The Matter of Aging Wine

The Matter of Aging Wine
by Paul Kalemkiarian Sr February 1985

For those of you who chose to practice the ageing of wine… here is a checklist of the important factors, and a review of the elements concerned.

Look at the location where you are storing your wines. Measure it against the criteria described.


The ideal temperature for ageing wine is considered to be 55°F. This ideal temperature is the reference point for ageing prognostications. Above that, the wine ages faster, and below it, it ages slower. Higher ageing temperatures also reduces the quality of the final product.

Equally important, if not more important, is the consistency of temperature. There should not be a five degree variation in the tempe­rature of stored ageing wine. Day to night, or month to month variation, accelerates the ageing. It is better to have a consistent higher temperature than a lower varying one.


Wine is influenced by direct light, particularly sunlight. It is conducive as energy for minute chemical reactions in the wine. Cellars with direct light windows should be kept shuttered, and light bulbs should not remain lit in cabinets or cellars.


Your cellar or wine cabinet should be away from vibrating equipment like refrigerators, freezers, air-conditioners, furnaces, elevator shafts, etc. (Wherever a motor may be running.) The minute vibrations stir the wine, even though ever so slightly. This accelerates the chemical reactions that are going on in the wine as part of its ageing process.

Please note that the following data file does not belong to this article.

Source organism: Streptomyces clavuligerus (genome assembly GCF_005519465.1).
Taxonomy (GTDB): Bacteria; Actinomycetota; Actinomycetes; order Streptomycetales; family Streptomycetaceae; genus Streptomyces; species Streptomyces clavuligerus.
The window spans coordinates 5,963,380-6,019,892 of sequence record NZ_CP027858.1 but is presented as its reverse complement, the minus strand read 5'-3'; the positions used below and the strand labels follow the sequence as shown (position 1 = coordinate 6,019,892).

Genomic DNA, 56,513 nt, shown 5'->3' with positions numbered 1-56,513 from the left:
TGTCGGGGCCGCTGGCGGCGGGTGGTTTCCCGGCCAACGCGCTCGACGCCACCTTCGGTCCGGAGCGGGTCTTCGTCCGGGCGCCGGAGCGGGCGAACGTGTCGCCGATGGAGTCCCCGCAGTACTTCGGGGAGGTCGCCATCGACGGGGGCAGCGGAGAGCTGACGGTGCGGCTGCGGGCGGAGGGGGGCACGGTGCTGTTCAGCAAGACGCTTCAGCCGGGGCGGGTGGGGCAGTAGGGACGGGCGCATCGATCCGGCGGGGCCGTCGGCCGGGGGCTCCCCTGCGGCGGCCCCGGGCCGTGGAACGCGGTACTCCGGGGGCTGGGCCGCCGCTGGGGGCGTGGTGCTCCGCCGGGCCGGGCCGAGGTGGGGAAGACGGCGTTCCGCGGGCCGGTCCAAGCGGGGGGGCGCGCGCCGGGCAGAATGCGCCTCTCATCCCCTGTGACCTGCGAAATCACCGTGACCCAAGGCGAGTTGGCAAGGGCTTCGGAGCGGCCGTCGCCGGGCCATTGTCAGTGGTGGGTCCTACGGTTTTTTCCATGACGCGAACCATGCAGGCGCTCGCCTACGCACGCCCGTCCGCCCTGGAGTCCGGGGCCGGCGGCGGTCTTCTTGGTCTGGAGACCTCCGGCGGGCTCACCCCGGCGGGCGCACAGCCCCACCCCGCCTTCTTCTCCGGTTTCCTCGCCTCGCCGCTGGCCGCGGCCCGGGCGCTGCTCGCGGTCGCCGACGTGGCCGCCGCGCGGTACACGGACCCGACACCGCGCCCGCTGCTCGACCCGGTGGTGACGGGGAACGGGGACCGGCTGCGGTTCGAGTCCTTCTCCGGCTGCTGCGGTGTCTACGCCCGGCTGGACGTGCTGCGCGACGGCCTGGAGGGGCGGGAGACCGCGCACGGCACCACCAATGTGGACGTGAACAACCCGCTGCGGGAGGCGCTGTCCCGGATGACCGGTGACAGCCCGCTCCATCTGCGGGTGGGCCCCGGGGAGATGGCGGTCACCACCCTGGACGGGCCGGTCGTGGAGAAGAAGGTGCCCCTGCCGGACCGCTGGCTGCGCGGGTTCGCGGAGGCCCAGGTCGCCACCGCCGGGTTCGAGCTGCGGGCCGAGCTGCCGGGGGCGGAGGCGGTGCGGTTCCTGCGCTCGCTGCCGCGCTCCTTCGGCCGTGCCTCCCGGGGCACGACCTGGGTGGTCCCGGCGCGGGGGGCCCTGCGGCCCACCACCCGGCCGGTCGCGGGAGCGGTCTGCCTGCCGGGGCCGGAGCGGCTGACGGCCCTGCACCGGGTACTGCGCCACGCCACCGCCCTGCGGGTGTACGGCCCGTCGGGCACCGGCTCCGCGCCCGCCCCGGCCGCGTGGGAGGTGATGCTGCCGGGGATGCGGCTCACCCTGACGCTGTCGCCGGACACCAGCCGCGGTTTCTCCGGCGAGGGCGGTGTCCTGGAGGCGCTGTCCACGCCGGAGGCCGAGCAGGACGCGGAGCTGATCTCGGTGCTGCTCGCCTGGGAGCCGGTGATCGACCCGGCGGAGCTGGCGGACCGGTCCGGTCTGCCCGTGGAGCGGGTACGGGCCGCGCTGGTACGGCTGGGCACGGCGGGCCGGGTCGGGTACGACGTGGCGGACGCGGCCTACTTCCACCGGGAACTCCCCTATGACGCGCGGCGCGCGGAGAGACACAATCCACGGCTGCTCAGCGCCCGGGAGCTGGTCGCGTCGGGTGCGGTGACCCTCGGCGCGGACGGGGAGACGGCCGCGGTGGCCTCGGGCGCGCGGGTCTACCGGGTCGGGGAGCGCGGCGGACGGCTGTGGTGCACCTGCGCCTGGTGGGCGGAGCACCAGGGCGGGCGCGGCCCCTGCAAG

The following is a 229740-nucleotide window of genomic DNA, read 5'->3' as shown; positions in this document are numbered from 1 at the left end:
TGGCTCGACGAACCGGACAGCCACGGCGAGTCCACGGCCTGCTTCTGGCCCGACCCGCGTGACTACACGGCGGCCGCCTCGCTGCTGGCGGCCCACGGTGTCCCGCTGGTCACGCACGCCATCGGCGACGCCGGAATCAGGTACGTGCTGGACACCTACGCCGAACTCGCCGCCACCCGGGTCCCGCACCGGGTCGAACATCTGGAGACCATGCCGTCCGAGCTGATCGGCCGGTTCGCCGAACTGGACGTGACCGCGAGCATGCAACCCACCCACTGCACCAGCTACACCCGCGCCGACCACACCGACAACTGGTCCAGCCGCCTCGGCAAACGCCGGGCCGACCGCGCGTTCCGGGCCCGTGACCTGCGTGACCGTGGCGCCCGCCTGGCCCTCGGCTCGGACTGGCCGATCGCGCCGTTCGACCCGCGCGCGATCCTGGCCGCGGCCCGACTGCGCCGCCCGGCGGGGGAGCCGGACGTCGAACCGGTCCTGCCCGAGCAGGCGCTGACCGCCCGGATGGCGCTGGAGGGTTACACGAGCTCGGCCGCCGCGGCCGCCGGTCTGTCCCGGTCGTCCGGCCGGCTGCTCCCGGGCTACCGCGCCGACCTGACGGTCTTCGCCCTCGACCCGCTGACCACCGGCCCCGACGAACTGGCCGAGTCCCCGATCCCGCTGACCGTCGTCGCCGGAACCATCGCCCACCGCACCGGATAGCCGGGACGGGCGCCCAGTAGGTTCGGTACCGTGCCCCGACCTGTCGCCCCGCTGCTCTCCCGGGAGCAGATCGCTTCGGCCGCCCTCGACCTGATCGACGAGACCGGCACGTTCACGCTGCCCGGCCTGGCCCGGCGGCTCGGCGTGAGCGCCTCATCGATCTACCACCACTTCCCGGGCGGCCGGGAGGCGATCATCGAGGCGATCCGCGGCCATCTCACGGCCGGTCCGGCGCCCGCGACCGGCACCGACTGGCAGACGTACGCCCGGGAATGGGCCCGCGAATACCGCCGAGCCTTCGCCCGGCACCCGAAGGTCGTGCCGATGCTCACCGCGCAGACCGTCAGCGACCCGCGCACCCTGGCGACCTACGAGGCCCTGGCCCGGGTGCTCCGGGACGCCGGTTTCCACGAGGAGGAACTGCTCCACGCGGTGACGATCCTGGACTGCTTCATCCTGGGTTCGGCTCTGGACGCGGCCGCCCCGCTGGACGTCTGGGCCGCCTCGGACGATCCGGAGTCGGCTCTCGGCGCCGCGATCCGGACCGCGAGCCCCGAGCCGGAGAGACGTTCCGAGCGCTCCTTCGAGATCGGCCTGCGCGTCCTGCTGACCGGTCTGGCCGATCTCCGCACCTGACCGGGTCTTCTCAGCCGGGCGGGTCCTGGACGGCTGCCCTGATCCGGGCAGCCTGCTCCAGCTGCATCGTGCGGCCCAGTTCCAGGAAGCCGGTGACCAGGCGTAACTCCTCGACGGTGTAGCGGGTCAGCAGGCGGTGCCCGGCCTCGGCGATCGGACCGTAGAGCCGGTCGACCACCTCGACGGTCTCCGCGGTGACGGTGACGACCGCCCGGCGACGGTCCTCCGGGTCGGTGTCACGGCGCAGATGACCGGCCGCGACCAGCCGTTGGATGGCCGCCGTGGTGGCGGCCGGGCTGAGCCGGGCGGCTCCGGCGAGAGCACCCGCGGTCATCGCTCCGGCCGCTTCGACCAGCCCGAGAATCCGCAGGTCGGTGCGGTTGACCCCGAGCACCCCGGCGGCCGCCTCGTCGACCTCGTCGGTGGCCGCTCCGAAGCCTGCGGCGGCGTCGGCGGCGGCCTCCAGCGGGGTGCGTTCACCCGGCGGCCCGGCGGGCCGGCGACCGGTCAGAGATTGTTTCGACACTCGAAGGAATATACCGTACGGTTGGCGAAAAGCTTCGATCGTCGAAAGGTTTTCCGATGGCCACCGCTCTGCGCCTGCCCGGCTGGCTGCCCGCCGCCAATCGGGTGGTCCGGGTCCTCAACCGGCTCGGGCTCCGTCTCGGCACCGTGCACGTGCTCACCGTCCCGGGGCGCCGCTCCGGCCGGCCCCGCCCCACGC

I have mixed feelings about wine ageing cabinetry which are self contained with their own cooling equipment. A faulty motor will vibrate and shake the wine. The ideal is a remote cooling system, mounted on a different platform than the cabinetry or cellar.


The cabinet, room, or cellar should not be damp. Mold tends to develop and have a miserable odor to it. The labels get moldy and peel off. Generally this will not effect the wine content of well corked bottles, but it plays havoc with the rest of what is in the space. This is sometimes a problem with new construction of a planned underground cellar. Sealing is imperative.


All corked bottles should be stored on their side, or at such an angle that part or all of the wine in the neck is in contact with the cork. This prevents the cork from drying out. If this occurs, air will find its way into the neck and start its detrimental oxidation. Some think turning the bottles every so often is a necessary practice. I think this is a fallacy. It is better for ageing wine to be still and not disturbed, particularly if a sediment is developing.


Avoid storing anything else in the area where you store wine. It is so easy to shove boxes of things into the empty space in the cellar or cabinet. Wine can absorb odors and tastes from these sources. Also avoid using strong sanitizing solutions in your cellar. The wine could absorb these odors.

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